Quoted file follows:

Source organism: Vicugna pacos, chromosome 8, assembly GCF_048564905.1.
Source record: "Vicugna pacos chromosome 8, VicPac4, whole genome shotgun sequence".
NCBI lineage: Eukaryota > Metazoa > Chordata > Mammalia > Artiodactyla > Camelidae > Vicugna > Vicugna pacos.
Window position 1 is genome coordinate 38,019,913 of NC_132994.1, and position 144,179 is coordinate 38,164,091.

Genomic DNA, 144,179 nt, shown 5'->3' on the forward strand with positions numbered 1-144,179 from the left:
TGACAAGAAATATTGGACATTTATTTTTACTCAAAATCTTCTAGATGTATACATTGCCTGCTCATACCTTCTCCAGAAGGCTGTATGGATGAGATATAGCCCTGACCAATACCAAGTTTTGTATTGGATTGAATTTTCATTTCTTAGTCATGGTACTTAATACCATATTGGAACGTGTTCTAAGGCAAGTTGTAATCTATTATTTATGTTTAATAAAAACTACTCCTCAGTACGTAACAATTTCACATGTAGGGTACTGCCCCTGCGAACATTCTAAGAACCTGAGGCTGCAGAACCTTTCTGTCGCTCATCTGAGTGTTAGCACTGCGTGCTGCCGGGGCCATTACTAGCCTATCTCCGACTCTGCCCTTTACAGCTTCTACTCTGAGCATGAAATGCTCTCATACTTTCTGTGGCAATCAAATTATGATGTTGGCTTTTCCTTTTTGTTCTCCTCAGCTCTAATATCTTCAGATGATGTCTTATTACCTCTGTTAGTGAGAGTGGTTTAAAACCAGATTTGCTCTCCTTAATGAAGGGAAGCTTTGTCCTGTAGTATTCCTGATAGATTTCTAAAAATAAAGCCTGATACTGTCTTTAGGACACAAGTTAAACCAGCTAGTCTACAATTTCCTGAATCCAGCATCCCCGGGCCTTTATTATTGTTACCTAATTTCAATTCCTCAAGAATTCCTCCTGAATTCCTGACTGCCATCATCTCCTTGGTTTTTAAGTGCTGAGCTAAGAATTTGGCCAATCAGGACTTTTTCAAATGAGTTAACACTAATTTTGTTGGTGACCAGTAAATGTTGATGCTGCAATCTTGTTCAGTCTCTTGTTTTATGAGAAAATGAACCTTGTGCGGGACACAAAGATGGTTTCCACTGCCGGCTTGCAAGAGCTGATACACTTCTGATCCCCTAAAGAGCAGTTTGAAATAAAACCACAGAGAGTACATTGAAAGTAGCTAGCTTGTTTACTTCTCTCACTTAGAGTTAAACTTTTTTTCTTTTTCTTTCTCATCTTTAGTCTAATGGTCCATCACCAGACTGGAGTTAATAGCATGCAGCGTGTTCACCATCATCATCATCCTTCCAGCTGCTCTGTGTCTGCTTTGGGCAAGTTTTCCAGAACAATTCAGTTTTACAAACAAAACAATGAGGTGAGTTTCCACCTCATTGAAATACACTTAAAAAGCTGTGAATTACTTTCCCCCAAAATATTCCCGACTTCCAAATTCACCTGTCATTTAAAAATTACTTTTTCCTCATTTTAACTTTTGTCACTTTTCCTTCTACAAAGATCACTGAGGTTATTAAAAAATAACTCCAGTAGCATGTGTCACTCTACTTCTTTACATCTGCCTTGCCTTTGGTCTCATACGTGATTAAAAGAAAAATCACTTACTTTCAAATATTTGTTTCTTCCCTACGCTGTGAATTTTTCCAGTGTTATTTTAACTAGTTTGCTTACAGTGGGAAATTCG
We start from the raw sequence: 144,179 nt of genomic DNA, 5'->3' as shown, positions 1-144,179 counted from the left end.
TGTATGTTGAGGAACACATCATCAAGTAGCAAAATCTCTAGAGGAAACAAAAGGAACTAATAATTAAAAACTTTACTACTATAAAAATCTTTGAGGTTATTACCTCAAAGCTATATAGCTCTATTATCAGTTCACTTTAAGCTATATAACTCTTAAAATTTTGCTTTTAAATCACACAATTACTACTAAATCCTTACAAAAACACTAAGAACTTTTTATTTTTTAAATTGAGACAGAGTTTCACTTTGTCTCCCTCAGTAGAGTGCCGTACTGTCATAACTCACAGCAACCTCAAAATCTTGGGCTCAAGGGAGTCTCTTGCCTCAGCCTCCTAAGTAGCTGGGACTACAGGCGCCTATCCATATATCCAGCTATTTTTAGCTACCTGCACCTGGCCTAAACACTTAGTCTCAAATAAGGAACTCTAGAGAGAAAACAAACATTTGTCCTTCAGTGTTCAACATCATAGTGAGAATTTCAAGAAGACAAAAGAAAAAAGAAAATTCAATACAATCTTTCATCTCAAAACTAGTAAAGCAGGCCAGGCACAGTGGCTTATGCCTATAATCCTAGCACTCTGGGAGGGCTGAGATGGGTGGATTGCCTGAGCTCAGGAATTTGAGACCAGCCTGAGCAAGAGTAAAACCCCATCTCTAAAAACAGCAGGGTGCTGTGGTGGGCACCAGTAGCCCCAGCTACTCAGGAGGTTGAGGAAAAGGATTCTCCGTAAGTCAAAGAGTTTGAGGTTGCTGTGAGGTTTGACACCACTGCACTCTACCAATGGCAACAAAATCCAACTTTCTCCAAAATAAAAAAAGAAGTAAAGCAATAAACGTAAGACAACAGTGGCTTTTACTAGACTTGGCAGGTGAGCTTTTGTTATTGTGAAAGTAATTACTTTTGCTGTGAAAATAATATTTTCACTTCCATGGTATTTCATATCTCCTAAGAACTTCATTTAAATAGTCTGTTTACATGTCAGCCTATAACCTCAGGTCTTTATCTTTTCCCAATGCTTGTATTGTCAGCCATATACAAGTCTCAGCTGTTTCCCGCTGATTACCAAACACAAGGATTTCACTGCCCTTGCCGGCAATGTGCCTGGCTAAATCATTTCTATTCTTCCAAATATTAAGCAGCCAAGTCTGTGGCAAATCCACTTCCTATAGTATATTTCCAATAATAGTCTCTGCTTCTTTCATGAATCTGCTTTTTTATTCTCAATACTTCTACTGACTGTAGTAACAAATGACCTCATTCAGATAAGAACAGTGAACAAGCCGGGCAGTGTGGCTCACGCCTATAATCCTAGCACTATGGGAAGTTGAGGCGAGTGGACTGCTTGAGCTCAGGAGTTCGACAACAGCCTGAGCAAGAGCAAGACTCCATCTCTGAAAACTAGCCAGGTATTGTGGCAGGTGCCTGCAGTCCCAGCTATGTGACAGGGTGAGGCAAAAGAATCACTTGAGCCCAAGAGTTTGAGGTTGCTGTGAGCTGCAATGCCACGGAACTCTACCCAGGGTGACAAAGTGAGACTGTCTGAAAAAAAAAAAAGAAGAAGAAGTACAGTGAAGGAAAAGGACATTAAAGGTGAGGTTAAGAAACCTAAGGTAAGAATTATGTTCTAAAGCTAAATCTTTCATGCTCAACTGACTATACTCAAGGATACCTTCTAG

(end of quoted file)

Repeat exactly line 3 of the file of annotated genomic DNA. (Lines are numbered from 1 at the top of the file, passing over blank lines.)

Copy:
NCBI lineage: Eukaryota > Metazoa > Chordata > Mammalia > Artiodactyla > Camelidae > Vicugna > Vicugna pacos.